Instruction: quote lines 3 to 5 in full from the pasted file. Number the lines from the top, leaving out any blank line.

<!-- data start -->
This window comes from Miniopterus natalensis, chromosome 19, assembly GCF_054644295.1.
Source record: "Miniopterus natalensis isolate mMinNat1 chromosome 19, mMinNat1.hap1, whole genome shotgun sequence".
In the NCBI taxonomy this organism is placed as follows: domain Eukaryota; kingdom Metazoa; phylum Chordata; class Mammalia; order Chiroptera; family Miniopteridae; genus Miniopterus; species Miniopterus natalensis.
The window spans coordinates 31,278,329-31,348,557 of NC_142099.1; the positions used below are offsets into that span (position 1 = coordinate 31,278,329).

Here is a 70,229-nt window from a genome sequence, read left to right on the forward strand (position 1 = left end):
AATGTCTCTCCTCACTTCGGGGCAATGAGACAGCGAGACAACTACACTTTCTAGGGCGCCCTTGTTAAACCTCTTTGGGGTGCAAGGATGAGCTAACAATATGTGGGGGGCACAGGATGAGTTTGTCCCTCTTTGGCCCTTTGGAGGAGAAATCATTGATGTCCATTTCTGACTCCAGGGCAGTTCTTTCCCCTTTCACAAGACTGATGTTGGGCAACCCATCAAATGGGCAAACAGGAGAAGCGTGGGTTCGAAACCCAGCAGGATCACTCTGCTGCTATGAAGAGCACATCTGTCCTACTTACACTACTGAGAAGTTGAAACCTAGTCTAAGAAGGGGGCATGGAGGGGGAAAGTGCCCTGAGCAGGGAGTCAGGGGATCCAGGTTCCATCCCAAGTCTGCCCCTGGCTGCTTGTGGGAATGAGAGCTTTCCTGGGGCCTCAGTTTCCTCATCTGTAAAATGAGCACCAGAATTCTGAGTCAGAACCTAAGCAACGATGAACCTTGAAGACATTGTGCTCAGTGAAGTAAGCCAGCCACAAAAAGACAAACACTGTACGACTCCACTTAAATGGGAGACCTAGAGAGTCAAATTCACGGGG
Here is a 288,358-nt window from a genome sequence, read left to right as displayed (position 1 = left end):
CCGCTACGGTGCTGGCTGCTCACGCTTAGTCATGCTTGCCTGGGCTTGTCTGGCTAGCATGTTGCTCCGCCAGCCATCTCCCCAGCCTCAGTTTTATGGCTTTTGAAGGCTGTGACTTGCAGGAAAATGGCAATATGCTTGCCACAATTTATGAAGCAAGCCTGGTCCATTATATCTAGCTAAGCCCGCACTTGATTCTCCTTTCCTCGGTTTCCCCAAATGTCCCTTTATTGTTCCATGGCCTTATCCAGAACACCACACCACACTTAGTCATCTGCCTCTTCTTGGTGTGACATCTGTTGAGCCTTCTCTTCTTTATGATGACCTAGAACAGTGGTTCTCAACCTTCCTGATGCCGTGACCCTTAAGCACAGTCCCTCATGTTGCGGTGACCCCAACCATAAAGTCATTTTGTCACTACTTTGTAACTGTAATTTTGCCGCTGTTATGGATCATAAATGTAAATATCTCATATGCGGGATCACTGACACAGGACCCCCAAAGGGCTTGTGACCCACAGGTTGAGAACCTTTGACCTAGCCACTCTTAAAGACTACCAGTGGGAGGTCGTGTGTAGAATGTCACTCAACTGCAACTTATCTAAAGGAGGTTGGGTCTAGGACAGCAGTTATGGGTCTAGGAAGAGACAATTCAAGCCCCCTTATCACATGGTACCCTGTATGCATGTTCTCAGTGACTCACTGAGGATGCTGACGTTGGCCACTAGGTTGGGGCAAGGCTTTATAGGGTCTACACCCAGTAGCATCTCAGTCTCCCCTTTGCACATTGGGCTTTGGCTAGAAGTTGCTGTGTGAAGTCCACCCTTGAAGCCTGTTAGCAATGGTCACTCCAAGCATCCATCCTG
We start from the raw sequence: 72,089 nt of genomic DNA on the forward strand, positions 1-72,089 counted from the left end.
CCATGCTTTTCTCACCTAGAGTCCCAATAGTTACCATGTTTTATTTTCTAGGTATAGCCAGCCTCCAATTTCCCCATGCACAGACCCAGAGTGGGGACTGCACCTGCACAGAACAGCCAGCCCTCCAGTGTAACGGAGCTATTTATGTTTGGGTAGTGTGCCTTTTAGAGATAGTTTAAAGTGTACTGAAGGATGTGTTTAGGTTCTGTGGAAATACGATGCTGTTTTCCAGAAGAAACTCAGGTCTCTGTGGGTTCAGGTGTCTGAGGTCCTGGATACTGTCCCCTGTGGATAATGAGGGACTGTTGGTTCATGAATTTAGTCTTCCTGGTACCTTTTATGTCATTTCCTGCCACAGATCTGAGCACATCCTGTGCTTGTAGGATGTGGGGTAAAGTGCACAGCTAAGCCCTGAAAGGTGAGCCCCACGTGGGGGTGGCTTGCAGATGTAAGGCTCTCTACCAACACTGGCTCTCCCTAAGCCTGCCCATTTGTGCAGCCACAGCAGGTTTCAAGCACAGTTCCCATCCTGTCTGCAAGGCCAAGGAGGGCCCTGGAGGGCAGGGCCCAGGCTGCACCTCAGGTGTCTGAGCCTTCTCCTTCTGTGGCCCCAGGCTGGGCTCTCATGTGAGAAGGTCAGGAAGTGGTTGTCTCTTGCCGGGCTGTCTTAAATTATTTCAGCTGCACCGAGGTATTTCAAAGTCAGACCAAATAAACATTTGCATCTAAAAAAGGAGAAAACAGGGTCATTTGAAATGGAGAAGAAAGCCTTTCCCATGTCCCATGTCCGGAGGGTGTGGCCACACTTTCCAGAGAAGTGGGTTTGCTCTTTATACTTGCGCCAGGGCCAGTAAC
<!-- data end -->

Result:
In the NCBI taxonomy this organism is placed as follows: domain Eukaryota; kingdom Metazoa; phylum Chordata; class Mammalia; order Chiroptera; family Miniopteridae; genus Miniopterus; species Miniopterus natalensis.
The window spans coordinates 31,278,329-31,348,557 of NC_142099.1; the positions used below are offsets into that span (position 1 = coordinate 31,278,329).

Here is a 70,229-nt window from a genome sequence, read left to right on the forward strand (position 1 = left end):